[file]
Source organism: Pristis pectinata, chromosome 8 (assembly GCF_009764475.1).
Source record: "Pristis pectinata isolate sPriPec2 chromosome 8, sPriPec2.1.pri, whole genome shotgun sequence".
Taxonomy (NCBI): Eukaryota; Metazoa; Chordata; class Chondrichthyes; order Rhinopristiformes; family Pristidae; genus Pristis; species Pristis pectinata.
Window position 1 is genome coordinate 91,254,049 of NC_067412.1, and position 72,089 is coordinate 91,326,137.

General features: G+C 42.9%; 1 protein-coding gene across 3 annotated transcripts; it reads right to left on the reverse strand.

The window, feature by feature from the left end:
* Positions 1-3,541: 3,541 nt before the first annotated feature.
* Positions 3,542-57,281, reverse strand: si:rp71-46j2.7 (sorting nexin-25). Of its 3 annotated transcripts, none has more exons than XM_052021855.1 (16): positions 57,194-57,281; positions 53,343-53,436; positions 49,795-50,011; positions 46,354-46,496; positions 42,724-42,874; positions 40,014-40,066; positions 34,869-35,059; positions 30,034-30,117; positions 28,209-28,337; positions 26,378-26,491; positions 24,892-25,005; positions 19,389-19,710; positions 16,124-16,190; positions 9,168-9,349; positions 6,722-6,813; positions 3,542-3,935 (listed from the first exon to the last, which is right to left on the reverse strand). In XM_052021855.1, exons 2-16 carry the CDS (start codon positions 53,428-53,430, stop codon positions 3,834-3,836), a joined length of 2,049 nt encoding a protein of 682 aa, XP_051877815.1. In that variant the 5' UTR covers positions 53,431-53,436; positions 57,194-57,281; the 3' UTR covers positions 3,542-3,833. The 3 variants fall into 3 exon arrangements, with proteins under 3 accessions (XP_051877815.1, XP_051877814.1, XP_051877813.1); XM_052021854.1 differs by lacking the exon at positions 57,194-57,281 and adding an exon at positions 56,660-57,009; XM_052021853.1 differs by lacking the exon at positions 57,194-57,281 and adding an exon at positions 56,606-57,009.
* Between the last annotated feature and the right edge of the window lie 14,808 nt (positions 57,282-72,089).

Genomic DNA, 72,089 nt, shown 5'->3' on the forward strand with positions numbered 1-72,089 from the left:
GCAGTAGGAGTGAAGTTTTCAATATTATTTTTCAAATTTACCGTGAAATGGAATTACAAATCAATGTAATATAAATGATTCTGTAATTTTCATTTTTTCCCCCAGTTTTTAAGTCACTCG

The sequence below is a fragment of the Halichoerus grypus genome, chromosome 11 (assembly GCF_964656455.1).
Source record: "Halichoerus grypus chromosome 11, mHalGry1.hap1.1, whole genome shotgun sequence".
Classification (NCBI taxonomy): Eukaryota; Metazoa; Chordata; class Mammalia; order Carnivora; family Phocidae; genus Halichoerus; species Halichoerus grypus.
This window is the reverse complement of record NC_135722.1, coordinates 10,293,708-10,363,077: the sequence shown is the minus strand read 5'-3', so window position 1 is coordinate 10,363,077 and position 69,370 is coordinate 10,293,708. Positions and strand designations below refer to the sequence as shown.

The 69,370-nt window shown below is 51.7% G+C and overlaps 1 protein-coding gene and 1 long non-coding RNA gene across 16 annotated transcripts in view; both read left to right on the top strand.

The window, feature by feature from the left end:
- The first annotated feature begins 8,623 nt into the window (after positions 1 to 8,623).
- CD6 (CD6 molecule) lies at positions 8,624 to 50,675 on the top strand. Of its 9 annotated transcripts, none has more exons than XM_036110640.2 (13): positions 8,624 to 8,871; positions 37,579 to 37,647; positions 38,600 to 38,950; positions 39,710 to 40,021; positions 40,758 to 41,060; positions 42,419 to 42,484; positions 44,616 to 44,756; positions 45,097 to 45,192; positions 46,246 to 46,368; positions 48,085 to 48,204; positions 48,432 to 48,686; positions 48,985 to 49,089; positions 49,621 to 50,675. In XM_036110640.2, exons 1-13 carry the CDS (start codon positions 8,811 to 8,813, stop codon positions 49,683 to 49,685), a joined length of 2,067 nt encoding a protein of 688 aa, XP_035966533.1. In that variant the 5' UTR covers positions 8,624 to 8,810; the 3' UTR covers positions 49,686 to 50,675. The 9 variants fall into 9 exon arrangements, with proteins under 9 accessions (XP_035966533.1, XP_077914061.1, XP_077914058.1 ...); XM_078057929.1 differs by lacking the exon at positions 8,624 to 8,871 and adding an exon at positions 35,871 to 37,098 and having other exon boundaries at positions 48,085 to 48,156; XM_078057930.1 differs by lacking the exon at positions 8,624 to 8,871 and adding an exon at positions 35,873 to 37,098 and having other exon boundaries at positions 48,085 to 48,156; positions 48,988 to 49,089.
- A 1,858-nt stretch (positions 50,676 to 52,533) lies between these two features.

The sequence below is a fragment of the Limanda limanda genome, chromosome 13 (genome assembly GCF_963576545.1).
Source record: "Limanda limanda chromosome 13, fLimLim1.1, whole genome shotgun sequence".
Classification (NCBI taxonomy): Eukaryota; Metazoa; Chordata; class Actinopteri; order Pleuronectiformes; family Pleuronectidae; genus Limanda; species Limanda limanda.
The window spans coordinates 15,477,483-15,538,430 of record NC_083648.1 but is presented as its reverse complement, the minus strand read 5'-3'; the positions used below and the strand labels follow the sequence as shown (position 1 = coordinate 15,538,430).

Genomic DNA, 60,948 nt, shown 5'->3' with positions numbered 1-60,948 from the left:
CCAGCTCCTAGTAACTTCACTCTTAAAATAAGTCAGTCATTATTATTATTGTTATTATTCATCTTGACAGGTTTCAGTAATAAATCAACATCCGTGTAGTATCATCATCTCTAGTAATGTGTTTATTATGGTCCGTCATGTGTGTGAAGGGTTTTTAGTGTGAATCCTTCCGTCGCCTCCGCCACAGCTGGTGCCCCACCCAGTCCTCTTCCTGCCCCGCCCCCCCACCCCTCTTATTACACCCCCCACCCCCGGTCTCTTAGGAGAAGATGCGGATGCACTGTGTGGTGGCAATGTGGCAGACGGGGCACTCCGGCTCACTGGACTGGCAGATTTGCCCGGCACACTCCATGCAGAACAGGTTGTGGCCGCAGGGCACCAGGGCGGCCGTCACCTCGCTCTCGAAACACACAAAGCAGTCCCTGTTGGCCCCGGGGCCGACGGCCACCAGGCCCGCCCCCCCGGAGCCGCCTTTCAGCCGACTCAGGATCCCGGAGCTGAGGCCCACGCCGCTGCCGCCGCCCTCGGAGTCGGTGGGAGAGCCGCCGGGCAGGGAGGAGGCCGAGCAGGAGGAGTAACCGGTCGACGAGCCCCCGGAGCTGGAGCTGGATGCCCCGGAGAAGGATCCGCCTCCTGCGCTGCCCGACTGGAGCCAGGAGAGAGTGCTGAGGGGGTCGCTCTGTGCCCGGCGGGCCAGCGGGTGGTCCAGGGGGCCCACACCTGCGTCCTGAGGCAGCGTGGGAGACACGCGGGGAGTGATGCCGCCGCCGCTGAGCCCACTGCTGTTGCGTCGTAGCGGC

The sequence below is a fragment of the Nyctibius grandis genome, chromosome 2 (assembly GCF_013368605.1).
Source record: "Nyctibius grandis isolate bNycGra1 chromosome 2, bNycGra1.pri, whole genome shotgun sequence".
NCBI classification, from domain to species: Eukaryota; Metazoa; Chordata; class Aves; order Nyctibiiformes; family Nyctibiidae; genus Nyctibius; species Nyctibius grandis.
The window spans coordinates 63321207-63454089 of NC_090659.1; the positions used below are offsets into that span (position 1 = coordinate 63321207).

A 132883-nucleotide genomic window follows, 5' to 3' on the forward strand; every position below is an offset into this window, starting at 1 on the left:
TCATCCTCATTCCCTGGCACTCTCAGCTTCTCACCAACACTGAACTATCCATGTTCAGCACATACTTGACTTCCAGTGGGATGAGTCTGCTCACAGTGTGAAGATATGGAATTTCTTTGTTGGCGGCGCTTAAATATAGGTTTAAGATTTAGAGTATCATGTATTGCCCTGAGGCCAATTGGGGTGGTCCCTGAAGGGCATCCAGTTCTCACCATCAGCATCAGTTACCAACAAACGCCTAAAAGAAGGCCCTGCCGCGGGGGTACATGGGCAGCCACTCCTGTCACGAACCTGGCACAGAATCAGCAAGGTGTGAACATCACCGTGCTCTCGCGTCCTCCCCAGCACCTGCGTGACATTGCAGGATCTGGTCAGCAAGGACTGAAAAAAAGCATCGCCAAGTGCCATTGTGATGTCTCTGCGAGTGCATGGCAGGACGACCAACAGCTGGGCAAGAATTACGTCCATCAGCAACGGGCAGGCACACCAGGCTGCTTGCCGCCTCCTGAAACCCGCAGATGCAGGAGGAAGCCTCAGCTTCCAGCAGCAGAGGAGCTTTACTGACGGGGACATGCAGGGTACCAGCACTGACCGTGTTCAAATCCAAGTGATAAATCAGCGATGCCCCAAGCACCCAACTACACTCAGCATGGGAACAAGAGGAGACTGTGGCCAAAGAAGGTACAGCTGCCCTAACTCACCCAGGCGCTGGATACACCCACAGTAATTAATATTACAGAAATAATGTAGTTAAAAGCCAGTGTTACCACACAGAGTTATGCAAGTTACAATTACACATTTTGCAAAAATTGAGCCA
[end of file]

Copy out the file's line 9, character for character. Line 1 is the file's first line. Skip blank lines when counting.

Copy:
* Between the last annotated feature and the right edge of the window lie 14,808 nt (positions 57,282-72,089).